In celebration of the "James Bond" franchise's 50th anniversary, "GoldenEye" releases on a single-disc Blu-ray package containing this 1995 film's HD version and a number of supplements. Its narrative pits James Bond against a former ally who turns rogue -- attempting to control a satellite-borne weapon capable of mass destruction. This prompts Agent 007 to pursue former allies across the world to aid him on his mission to stop an impending global threat, while also dodging a deadly henchwoman along the way.
Pierce Brosnan ignites the screen in his acclaimed debut as the British super spy in this sensational espionage thriller. Aside from being his first Bond outing, this became the first franchise offering made from a wholly original story with nothing taken from the original Ian Fleming novels. It is also the first to take place after the fall of the Soviet Union and the end of the Cold War and the first to feature a female M character with Judi Dench. This perennial fan favorite also stars Sean Bean, Izabella Scorupco, Famke Janssen, and Joe Don Baker.
"Goldeneye" is undoubtedly an explosive action-adventure material filled with many fun and elaborate action set pieces. Amidst its primitive CGI work, it still boasts an eye-popping opening sequence, a series of exciting smash-em-up chases, and a climactic satellite showdown. However, images don't look nearly as sharp and pristine as the rest of the current Bond movie releases because of the serious digital manipulations applied to the picture. These rob the shots of significant visual details.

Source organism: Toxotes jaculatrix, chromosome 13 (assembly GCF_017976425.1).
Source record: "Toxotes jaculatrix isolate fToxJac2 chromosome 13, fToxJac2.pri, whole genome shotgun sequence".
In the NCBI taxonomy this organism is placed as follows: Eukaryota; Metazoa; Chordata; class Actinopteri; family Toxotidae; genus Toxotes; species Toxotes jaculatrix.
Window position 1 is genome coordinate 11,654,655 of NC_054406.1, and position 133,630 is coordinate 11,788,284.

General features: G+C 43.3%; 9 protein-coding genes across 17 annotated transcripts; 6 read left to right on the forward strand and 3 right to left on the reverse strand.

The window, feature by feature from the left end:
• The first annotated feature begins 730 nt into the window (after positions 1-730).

This disc specifically suffers from blatant edge enhancement artifacts and digital noise reduction filtering. They inherently hamper image clarity due to blurred out grain structure and smoothed over textures. The artificially boosted contrast renders a very processed appearance, which readily presents overly pushed blacks, clipped whites, and ringing hard lines with black or white halos.
The film delivers a decent five-channel lossless soundtrack, along with five-channel dubbed options in Spanish, French, German, and Portuguese. As expected, this 1990s picture delivers a beefier and more engaging sound design compared to its predecessors. However, this relatively dated work sounds quite loud and boomy when compared to more modern Bond productions. Nevertheless, it still offers an adequate surround experience with nearly non-stop aural action for the audience's entertainment.
Bombastic elements including gunshots and explosions often provide a room-filling presence to the mix. Vocals are never drowned out even in the most frantic action moments. There are no crucial hissing, pops, crackles, and dropouts to worry about anywhere in the presentation.
The package supplies a number of behind-the-scene and interview footage, production featurettes, a reel of deleted scenes, TV specials, film trailers and TV spots, and a collection of stills and other promotional materials. The disc also includes Tina Turner's "Goldeneye" music video and a number of subtitle options including English SDH, French, Spanish, Portuguese, German, Danish, Dutch, Finnish, Norwegian, and Swedish.
"Goldeneye" is considered as the film that "modernized" the franchise from the old-style Bond presentation. Brosnan embodies a very appealing Bond character with his debonair charm, his ability to deliver flippant puns, and his competent action star bearing. For this particular Blu-ray edition, it is rather unfortunate that the film's sub-par HD upgrade doesn't warrant a recommendation -- even with the disc's wealth of special features. The picture fares better than a typical DVD offering, but its digital flaws in Blu-ray format still significantly pulls down the value of this release.
- Arts & Entertainment
- James Bond
- Pierce Brosnan